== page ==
Although still a preliminary concept, main power utility PPC’s intended regional expansion into the Balkans with the backing of Chinese capital, which could be provided by CMEC, the Greek utility’s new partner for possible construction of a power station in northern Greece, or another Chinese firm, represents a one-way road towards survival for the utility.
PPC plans to attempt entering the Albanian electricity market and, if successful, then also try and move into the electricity markets of the Former Yugoslav Republic of Macedonia (Fyrom) and Kosovo.
PPC’s leadership, along with the heads at Greece’s energy and economy ministries, have held a series of meetings with Albanian officials in recent months, generating enough interest for the Greek utility to decide, earlier this week, to establish a subsidiary in the neighboring country. Equivalent exploratory steps have yet to be taken in Fyrom and Kosovo.
“Collaborations with a foreign partner for penetration of Balkan markets constitute more than just a strategic choice if PPC wants to compensate for the planned [bailout-required] market share reductions in Greece’s production and retail sectors over the next few years,” a government official who had joined Prime Minister Alexis Tsipras on an official visit to China in July told energypress.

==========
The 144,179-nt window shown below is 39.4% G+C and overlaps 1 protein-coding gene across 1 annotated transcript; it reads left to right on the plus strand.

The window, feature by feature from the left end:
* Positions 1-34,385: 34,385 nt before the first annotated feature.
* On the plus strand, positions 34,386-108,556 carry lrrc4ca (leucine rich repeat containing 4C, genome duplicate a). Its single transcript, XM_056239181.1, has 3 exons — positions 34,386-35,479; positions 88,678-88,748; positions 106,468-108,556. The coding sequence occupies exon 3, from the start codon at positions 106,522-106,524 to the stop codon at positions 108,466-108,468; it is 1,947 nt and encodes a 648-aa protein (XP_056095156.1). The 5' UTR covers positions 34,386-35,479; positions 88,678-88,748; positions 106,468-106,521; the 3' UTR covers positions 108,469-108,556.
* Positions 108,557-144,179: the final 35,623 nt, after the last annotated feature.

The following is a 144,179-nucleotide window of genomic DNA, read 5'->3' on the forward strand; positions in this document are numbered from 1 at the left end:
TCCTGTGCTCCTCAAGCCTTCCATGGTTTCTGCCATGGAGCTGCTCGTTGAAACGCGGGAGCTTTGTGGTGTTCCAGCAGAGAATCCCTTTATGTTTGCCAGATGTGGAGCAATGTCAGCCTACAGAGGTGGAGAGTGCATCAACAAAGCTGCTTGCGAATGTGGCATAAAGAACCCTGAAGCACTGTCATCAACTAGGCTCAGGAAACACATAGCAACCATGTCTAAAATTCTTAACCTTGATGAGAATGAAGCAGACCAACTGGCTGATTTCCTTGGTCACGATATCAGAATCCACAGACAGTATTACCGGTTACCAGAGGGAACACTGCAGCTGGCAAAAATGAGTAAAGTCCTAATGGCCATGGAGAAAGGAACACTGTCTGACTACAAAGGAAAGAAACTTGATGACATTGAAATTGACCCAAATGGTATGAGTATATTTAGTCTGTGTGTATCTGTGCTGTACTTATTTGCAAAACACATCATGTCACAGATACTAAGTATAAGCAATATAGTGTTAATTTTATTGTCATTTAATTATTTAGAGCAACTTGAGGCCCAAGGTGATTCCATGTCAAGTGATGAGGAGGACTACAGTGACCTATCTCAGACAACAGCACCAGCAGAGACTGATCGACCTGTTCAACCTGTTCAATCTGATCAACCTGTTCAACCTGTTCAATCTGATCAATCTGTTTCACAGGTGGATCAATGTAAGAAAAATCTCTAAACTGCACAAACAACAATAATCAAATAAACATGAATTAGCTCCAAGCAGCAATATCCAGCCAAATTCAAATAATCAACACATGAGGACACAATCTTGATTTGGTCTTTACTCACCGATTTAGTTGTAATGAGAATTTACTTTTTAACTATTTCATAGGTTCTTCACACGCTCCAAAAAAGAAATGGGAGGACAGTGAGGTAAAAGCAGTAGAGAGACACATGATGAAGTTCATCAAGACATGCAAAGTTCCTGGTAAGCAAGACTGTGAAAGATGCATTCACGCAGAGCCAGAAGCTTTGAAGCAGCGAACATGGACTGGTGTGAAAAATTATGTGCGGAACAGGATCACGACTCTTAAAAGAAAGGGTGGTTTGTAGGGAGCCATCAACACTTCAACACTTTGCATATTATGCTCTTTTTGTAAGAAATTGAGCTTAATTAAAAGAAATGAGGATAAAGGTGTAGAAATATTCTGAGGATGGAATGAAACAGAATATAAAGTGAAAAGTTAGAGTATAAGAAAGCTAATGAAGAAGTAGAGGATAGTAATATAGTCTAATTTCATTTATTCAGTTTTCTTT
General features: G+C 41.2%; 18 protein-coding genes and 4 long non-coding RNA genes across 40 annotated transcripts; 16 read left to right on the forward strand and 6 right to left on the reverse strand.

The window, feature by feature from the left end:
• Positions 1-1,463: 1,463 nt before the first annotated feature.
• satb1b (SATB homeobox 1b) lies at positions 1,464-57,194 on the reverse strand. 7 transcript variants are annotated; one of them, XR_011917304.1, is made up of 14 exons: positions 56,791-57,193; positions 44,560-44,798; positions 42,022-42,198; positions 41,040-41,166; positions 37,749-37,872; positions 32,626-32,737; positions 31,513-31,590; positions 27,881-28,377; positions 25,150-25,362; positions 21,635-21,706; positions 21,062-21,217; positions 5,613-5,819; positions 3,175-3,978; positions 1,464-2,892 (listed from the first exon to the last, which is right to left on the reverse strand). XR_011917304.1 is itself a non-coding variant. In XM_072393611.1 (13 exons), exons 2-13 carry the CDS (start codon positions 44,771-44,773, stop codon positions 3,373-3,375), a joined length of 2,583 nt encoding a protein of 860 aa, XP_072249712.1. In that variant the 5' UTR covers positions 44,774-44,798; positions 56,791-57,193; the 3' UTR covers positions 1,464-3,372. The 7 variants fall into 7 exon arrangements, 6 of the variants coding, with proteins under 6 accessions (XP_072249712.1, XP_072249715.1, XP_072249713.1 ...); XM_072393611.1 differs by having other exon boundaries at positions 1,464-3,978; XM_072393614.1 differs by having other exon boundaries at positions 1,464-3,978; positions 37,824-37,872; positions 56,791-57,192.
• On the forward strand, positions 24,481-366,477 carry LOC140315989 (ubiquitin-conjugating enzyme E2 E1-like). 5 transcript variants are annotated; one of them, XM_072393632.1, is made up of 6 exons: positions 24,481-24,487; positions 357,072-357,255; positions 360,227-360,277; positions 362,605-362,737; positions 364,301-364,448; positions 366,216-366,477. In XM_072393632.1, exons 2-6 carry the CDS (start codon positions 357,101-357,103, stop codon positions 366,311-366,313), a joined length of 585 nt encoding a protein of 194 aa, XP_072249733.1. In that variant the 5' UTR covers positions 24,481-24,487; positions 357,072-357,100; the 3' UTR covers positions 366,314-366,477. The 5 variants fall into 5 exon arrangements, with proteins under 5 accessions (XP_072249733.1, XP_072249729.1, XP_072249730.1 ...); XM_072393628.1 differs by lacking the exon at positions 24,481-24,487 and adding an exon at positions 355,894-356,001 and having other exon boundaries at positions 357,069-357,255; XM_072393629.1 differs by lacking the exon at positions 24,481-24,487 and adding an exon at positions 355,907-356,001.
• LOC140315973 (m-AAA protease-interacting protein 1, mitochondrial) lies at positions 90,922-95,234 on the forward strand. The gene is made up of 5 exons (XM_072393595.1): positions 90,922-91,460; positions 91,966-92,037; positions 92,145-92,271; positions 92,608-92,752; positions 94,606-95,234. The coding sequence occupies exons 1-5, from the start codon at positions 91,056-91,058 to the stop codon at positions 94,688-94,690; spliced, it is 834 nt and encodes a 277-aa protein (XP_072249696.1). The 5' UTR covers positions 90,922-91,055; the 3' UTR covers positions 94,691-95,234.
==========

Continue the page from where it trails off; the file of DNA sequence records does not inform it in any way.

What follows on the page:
In this sense, CMEC as well as other Chinese companies, officials of which have held talks with PPC’s boss Manolis Panagiotakis, will play a crucial role in helping the Greek utility succeed in its Balkans expansion plan.
Previous efforts, beginning in 2003, failed to produce any results. PPC had begun by exploring the market prospects in Romania and followed up with other Balkan countries, all to no avail.
The failure of PPC’s previous Balkan quest has been attributed to politically motivated ties established by respective Balkan governments for collaboration with more powerful western partners, as well as misjudgements made by previous PPC administrations.
It remains to be seen whether PPC will be able to break the Balkan deadlock with a Chinese partner. PPC will definitely need to draw capital for international business activities if the corporation is to remain afloat in the next few years.
While commenting on yesterday’s signing of a Memorandum of Understanding with CMEC for joint development of Meliti II, a second coal-fired power station in Meliti, northern Greece, Panagiotakis, PPC’s chief executive, did not refrain from placing enormous importance on the utility’s successful entry into the Balkan region.
Actualization and success of PPC’s Meliti power station plan will be pivotal to any future Greek-Chinese collaboration beyond the Greek borders.